Five years for parking space killer

This Is Lancashire: Brian Holmes died after a row over a parking space. Brian Holmes died after a row over a parking space.

A man who attacked a former cancer patient "in a moment of madness" in an argument over a disabled parking space was jailed for five years today.

Alan Watts, 65, of Biggleswade in Bedfordshire, was found guilty at Luton Crown Court of the manslaughter of 64-year-old Brian Holmes.

The men had a confrontation in a supermarket car park on August 3.

Mr Holmes, from Sandy in Bedfordshire, died at Addenbrooke's Hospital in Cambridge the day after the incident in the car park of the Biggleswade branch of Asda.

Just days before the incident, he had been told he had beaten cancer.

Watts pleaded not guilty to manslaughter, claiming self-defence. A court official said that a jury had convicted him and he had been sentenced to five years by Judge Michael Kay QC.

Prosecutor Ann Evans told the court during her opening address that Watts goaded Mr Holmes after seeing his car was parked in a disabled space before setting on him in an unprovoked attack.

Mr Holmes had returned to the car without his wife Christine, who suffered rheumatoid arthritis, when Watts sarcastically shouted: "You look like you need a wheelchair."

Ms Evans said: "This is a case about how a moment of madness can change people's lives forever.

"The defendant, Alan Watts, in a show of extraordinary violence, lashed out at Brian Holmes at a car park in Asda and killed him with a punch to the head."

Ms Evans said CCTV footage, which she played to the four women and eight men in the jury, showed Watts punch Mr Holmes twice in a "right-left combination" before the victim dropped to the ground.

Watts then got back in his vehicle and drove away, she said.

Mrs Holmes struggled to compose herself from the public gallery as the footage was being played while Watts, who was wearing large headphones to help him hear the proceedings, sat motionless.

Ms Evans said Watts told police he was acting in self-defence because Mr Holmes had tried to pull him out of his car and had grabbed his wrists.

The prosecutor said Watts claimed Mr Holmes was "effing and blinding" and suspected he was drunk.

Watts told police he left the scene immediately because he wanted to get his wife home and "didn't know whether he was going to be attacked again", Ms Evans said.

But the prosecutor said it would be up to the jury to decide whether it was reasonable to believe Mr Holmes was the aggressor, particularly given he had recently received positive medical news.

"Here is Mr Holmes, a man who was recently given the all clear from cancer," she said.

"Does he, as Mr Watts suggest, lose it?"

Mrs Holmes sobbed as Ms Evans read her witness statement to the court.

It said she expected her husband to return to Asda to go shopping with her after putting some shorts he had purchased in the car, but he never returned.

"I continued shopping then went to the self-checkout," she said.

"During this time I was constantly looking out for Brian, expecting to see him at any moment."

But she left the supermarket and saw her husband's legs sticking out from behind a screen that had been set up by paramedics.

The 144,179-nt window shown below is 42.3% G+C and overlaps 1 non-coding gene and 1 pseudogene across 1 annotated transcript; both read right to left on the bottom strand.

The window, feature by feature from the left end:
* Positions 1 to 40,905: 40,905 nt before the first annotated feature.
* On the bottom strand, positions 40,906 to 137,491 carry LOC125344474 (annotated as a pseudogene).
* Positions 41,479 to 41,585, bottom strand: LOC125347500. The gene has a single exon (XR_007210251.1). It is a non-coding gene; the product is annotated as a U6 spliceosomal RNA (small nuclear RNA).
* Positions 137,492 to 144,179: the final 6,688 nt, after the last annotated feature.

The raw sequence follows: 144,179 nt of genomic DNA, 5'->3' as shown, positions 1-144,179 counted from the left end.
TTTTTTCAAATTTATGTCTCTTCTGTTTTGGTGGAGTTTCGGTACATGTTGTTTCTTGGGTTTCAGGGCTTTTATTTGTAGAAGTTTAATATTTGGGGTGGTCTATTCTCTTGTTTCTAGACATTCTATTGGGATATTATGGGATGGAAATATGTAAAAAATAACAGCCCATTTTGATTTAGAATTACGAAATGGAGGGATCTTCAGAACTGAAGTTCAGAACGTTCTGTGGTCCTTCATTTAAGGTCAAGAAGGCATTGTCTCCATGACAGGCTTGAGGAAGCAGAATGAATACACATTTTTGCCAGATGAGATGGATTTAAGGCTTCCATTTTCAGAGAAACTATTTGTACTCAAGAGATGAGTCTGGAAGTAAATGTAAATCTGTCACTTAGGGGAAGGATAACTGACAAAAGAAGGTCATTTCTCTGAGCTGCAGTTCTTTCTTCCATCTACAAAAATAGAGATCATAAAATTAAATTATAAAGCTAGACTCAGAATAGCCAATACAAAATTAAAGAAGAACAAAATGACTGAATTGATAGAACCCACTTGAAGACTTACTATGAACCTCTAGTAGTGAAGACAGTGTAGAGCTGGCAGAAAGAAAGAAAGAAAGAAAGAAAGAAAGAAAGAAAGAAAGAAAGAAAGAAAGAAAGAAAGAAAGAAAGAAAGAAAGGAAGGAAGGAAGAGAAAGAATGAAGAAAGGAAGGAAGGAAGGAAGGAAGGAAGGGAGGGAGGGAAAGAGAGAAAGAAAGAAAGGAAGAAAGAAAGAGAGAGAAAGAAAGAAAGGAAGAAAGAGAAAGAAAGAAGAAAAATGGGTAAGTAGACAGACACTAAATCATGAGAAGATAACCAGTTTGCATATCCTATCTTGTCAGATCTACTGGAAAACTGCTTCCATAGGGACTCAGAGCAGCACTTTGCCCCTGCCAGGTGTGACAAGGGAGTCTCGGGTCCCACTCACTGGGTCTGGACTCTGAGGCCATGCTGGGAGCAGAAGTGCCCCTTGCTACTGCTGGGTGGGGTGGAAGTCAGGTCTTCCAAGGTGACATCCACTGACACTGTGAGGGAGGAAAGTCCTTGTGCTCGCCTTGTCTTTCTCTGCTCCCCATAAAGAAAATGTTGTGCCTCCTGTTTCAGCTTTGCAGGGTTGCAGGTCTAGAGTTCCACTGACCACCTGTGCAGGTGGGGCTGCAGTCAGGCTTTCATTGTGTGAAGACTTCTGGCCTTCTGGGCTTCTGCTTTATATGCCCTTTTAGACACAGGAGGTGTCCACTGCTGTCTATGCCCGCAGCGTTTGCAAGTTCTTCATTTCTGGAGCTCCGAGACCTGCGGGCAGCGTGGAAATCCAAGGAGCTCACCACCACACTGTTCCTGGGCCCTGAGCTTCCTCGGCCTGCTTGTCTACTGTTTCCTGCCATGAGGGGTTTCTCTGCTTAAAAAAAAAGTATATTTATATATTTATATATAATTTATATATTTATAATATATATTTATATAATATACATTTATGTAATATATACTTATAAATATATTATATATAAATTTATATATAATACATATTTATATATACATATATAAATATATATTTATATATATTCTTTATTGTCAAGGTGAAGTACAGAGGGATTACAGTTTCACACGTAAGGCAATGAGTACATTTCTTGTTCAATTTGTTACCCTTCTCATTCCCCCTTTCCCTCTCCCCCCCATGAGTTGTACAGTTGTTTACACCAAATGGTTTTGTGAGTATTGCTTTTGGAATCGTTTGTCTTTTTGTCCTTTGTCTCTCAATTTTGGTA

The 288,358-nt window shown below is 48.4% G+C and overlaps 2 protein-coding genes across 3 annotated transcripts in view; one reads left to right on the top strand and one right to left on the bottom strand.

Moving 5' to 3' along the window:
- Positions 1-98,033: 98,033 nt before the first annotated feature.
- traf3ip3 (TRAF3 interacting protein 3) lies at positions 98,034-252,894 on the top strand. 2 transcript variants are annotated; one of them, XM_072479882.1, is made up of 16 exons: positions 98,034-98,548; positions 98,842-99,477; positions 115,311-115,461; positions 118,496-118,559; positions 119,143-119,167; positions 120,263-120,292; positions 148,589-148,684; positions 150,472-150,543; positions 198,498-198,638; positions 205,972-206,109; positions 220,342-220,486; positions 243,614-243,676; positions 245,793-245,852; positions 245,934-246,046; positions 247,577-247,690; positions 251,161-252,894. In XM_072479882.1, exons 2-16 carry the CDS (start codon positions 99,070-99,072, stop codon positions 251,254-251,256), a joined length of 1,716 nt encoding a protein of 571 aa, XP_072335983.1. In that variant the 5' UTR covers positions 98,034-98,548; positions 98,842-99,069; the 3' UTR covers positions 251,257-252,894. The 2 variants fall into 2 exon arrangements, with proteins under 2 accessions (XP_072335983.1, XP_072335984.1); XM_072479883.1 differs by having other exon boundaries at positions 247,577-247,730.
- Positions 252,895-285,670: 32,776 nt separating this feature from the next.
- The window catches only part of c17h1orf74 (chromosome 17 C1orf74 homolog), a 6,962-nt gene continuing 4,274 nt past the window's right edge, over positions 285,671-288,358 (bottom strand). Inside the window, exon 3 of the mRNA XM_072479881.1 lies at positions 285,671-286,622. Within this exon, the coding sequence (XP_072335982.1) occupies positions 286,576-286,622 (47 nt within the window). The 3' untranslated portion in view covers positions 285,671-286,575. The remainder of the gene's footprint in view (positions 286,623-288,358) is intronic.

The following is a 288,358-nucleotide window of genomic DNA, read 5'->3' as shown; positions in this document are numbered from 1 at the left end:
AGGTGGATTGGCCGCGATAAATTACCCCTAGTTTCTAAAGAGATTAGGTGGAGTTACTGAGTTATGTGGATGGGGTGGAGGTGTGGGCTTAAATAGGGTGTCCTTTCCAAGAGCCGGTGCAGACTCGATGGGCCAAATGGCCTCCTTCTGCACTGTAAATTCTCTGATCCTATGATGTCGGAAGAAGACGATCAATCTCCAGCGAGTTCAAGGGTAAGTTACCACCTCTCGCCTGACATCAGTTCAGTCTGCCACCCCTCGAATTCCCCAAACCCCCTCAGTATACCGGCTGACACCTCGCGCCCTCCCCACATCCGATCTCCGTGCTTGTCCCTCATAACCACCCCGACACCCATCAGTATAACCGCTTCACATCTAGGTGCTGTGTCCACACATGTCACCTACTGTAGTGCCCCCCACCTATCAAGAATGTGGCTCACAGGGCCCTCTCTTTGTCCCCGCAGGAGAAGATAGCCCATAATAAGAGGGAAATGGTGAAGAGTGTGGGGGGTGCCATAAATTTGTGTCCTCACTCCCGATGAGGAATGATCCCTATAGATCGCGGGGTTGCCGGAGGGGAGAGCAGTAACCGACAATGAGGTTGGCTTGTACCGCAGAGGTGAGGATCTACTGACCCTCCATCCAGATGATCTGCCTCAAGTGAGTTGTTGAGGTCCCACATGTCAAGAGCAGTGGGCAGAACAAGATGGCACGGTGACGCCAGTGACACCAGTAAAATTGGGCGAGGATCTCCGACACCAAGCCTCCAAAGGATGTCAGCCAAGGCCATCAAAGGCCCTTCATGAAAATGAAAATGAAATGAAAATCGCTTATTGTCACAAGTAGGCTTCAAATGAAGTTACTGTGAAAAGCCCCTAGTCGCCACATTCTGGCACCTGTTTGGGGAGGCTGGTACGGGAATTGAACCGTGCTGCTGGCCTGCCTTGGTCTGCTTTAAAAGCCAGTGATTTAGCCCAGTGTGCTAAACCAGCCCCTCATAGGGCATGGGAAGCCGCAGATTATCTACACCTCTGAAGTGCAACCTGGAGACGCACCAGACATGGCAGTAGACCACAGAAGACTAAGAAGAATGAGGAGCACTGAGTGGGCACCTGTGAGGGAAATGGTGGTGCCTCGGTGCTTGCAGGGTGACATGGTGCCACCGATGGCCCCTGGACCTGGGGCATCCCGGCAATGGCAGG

Emergency crews put her in the back of the police car and made sure her son was with her, telling her she was in shock.

"I thought 'this must be bad'," she said.

Nurse Patricia Pearson told the court she saw the entire incident unfold, from when the argument began to when Watts allegedly punched Mr Holmes twice in the face.

She said Watts looked aggressive and her "instinct" told her something bad would happen.

Both she and fellow witness Chris McKenna denied suggestions from Watts' barrister Derek Johashen that Mr Holmes was the aggressor.

Mr Holmes' family issued a statement after the case, saying he was a kind, caring, loving man with no enemies and many friends.

They said: "We are pleased that the trial is now over, that justice has been done.

"Brian was deprived of his life and our family has been deprived of a loving husband, father, stepfather and granddad. Many more people have been deprived of a good and loyal friend.

"Brian was, in every sense of the word, a gentleman. A kind, caring, loving man with no enemies and many friends. A man for whom caring was second nature and his wife and family his first priority.

"We would, as a family, like to thank the investigation team, the prosecutors and the court for the kind and sensitive way they have dealt with Brian's death and we would now ask that we are left in peace to begin to rebuild our lives."

Detective Inspector Liz Mead said: " This is a sharp and timely reminder for people to think before they act. Watts' actions mean he will now lose his liberty and be separated from his family. But our thoughts are focused on Brian's family, who have remained dignified throughout this harrowing process of putting the life of a very private man into the public arena through no fault of his own.

"They, as a family, should be celebrating a Christmas and looking forward to 2014 without the shackles of cancer, but instead they have an empty place which cannot be filled by the tragic and unnecessary death of Brian, a loving husband, best friend, carer, father, grandfather and a gentleman.

"Alan Watts was aware of his actions and the evidence against him at an early stage of this investigation but took up his right to trial, drawing out the court process and forcing Brian's family to publicly hear how their loved one was killed. I am, therefore, pleased with the jury's verdict today."

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